Hack: Doodle To Discover Your Assumptions

MindAntix Brainteaser: Opposite Day

One of the oldest known examples of cryptography was found on a Babylonian cuneiform tablet that contained a secret formula for pottery glaze. The inventor of the secret recipe jumbled up the figures defining the ingredients to prevent people from stealing the recipe. More than a thousand years later, Julius Caesar started using the shift cipher to encrypt his private messages. For the next two thousand years, people used increasingly more sophisticated systems for encrypting messages. Yet, all of them were based on one fundamental premise – that in order to encrypt and decrypt a message both parties must have the same key.

In the early seventies, Whitfield Diffie and Martin Hellman, along with Ralph Merkle, reversed this basic assumption and completely changed the cryptography landscape. Their invention of public key cryptography enabled Internet commerce to take off dramatically by allowing people to encrypt credit card transactions without having to first establish a common key between the seller and the buyer. As Frans Johansson describes in his book, The Medici Effect, “By reversing this assumption, Diffie and Hellman found the intersection between the field of cryptology and a particular, curious brand of mathematics involving so-called one-way functions.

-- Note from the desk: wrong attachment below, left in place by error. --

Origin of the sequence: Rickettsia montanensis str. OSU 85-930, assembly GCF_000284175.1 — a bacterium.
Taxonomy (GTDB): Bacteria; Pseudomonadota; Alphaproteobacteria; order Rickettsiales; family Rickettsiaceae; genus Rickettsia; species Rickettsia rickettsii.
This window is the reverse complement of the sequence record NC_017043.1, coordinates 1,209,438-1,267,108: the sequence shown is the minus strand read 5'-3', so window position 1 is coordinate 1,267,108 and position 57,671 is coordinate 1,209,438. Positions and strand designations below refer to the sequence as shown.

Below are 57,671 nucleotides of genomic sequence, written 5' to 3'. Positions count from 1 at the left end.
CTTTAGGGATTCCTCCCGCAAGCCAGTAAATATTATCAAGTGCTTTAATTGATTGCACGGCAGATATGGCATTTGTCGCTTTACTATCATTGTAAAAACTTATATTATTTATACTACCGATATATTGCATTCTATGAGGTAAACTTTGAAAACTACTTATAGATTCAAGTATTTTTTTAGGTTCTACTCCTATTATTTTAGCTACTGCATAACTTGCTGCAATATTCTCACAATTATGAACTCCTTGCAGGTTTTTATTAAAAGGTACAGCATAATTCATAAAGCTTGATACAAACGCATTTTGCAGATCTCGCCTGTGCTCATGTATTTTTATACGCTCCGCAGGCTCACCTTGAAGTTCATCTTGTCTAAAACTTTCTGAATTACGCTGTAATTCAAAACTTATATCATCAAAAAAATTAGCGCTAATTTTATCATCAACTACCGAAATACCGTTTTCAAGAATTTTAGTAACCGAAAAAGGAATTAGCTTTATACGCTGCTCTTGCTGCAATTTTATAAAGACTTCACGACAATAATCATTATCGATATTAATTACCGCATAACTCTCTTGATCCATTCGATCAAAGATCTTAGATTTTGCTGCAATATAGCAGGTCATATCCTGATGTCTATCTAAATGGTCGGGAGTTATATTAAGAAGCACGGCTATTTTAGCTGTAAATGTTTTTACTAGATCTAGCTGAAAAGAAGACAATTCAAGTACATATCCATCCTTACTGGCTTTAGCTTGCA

Reversing assumptions is a powerful way to break free from preconceived notions. Michael Michalko, who outlined his assumption reversal technique called “False Faces” in Thinkertoys, explains, “Reversals destabilize your conventional thinking patterns and frees information to come together in provocative new ways.” Reversing well-established assumptions is the inspiration behind the “Opposite Day” category of brainteasers on MindAntix. The goal here is to reverse a commonly held assumption and then find ways in which the reversal is meaningful. Let’s take an example.

Suppose, you were to reverse the assumption that “Doors have handles”. If you imagine a door that doesn’t have the typical handle, you might think of a door that is perhaps operated by a foot pedal. In what situation might you need this kind of a door? Perhaps, when it’s inconvenient to use your hands, like when your hands are full from carrying grocery bags. That might trigger the idea of making a garage door that uses a foot latch to open the door allowing you to bring in your shopping bags more conveniently.

Of course, there are many different ideas you can come up with that reverse the assumption in the above example. The point of this exercise is to allow you to gain fresh insights by breaking free from conventional patterns of thinking. It would be much harder to come up with novel ideas if you simply asked yourself to make a better door. But by asking a more specific (and powerful) question, it’s easier to trigger a more novel response.

The next time you are stumped with a challenging problem, try to examine your assumptions and reverse them. You might be surprised by what you discover. As Isaac Asimov, the famous science fiction author said, “Your assumptions are your windows on the world. Scrub them off every once in a while, or the light won’t come in.